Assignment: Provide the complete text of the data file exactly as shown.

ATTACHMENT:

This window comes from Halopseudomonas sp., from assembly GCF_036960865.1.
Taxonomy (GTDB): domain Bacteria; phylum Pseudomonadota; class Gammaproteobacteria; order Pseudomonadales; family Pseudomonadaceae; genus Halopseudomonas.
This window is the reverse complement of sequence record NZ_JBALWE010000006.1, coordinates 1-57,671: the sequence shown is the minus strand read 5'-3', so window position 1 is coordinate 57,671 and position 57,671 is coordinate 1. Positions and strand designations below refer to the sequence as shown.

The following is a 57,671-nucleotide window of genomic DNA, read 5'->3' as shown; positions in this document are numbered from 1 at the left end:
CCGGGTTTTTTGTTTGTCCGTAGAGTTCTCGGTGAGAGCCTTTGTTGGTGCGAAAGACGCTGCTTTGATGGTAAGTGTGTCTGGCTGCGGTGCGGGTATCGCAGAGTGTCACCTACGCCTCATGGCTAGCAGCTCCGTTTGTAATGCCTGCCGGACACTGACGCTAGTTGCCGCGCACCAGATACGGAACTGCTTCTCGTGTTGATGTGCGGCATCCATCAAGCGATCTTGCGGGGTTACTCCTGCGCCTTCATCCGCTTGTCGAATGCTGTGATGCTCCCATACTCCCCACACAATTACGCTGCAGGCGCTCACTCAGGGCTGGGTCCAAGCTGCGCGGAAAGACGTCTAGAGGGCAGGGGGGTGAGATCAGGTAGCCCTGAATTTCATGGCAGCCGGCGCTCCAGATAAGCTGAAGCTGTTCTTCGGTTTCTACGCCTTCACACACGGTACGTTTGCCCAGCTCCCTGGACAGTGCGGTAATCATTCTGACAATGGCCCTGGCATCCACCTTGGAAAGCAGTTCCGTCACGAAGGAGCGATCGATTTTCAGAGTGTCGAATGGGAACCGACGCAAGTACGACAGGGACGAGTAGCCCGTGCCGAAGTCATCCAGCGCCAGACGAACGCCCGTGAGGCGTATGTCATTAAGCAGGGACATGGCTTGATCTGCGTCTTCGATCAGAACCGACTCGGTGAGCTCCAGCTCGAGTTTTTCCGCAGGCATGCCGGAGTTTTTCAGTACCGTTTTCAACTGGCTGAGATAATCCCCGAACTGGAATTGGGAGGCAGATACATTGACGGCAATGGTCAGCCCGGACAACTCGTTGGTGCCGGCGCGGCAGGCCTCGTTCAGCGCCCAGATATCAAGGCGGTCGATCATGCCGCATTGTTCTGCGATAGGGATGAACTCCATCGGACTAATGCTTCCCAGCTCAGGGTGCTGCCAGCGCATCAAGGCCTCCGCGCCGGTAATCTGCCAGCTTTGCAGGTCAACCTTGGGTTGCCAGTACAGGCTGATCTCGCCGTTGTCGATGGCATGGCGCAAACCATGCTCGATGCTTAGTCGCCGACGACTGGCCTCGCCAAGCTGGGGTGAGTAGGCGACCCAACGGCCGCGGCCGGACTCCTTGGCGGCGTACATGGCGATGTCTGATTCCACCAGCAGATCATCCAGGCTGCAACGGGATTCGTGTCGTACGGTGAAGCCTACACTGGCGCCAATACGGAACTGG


This window comes from Halopseudomonas sp., from assembly GCF_036960865.1.
Taxonomy (GTDB): domain Bacteria; phylum Pseudomonadota; class Gammaproteobacteria; order Pseudomonadales; family Pseudomonadaceae; genus Halopseudomonas.
This window is the reverse complement of sequence record NZ_JBALWE010000006.1, coordinates 1-57,671: the sequence shown is the minus strand read 5'-3', so window position 1 is coordinate 57,671 and position 57,671 is coordinate 1. Positions and strand designations below refer to the sequence as shown.

The following is a 57,671-nucleotide window of genomic DNA, read 5'->3' as shown; positions in this document are numbered from 1 at the left end:
CCGGGTTTTTTGTTTGTCCGTAGAGTTCTCGGTGAGAGCCTTTGTTGGTGCGAAAGACGCTGCTTTGATGGTAAGTGTGTCTGGCTGCGGTGCGGGTATCGCAGAGTGTCACCTACGCCTCATGGCTAGCAGCTCCGTTTGTAATGCCTGCCGGACACTGACGCTAGTTGCCGCGCACCAGATACGGAACTGCTTCTCGTGTTGATGTGCGGCATCCATCAAGCGATCTTGCGGGGTTACTCCTGCGCCTTCATCCGCTTGTCGAATGCTGTGATGCTCCCATACTCCCCACACAATTACGCTGCAGGCGCTCACTCAGGGCTGGGTCCAAGCTGCGCGGAAAGACGTCTAGAGGGCAGGGGGGTGAGATCAGGTAGCCCTGAATTTCATGGCAGCCGGCGCTCCAGATAAGCTGAAGCTGTTCTTCGGTTTCTACGCCTTCACACACGGTACGTTTGCCCAGCTCCCTGGACAGTGCGGTAATCATTCTGACAATGGCCCTGGCATCCACCTTGGAAAGCAGTTCCGTCACGAAGGAGCGATCGATTTTCAGAGTGTCGAATGGGAACCGACGCAAGTACGACAGGGACGAGTAGCCCGTGCCGAAGTCATCCAGCGCCAGACGAACGCCCGTGAGGCGTATGTCATTAAGCAGGGACATGGCTTGATCTGCGTCTTCGATCAGAACCGACTCGGTGAGCTCCAGCTCGAGTTTTTCCGCAGGCATGCCGGAGTTTTTCAGTACCGTTTTCAACTGGCTGAGATAATCCCCGAACTGGAATTGGGAGGCAGATACATTGACGGCAATGGTCAGCCCGGACAACTCGTTGGTGCCGGCGCGGCAGGCCTCGTTCAGCGCCCAGATATCAAGGCGGTCGATCATGCCGCATTGTTCTGCGATAGGGATGAACTCCATCGGACTAATGCTTCCCAGCTCAGGGTGCTGCCAGCGCATCAAGGCCTCCGCGCCGGTAATCTGCCAGCTTTGCAGGTCAACCTTGGGTTGCCAGTACAGGCTGATCTCGCCGTTGTCGATGGCATGGCGCAAACCATGCTCGATGCTTAGTCGCCGACGACTGGCCTCGCCAAGCTGGGGTGAGTAGGCGACCCAACGGCCGCGGCCGGACTCCTTGGCGGCGTACATGGCGATGTCTGATTCCACCAGCAGATCATCCAGGCTGCAACGGGATTCGTGTCGTACGGTGAAGCCTACACTGGCGCCAATACGGAACTGG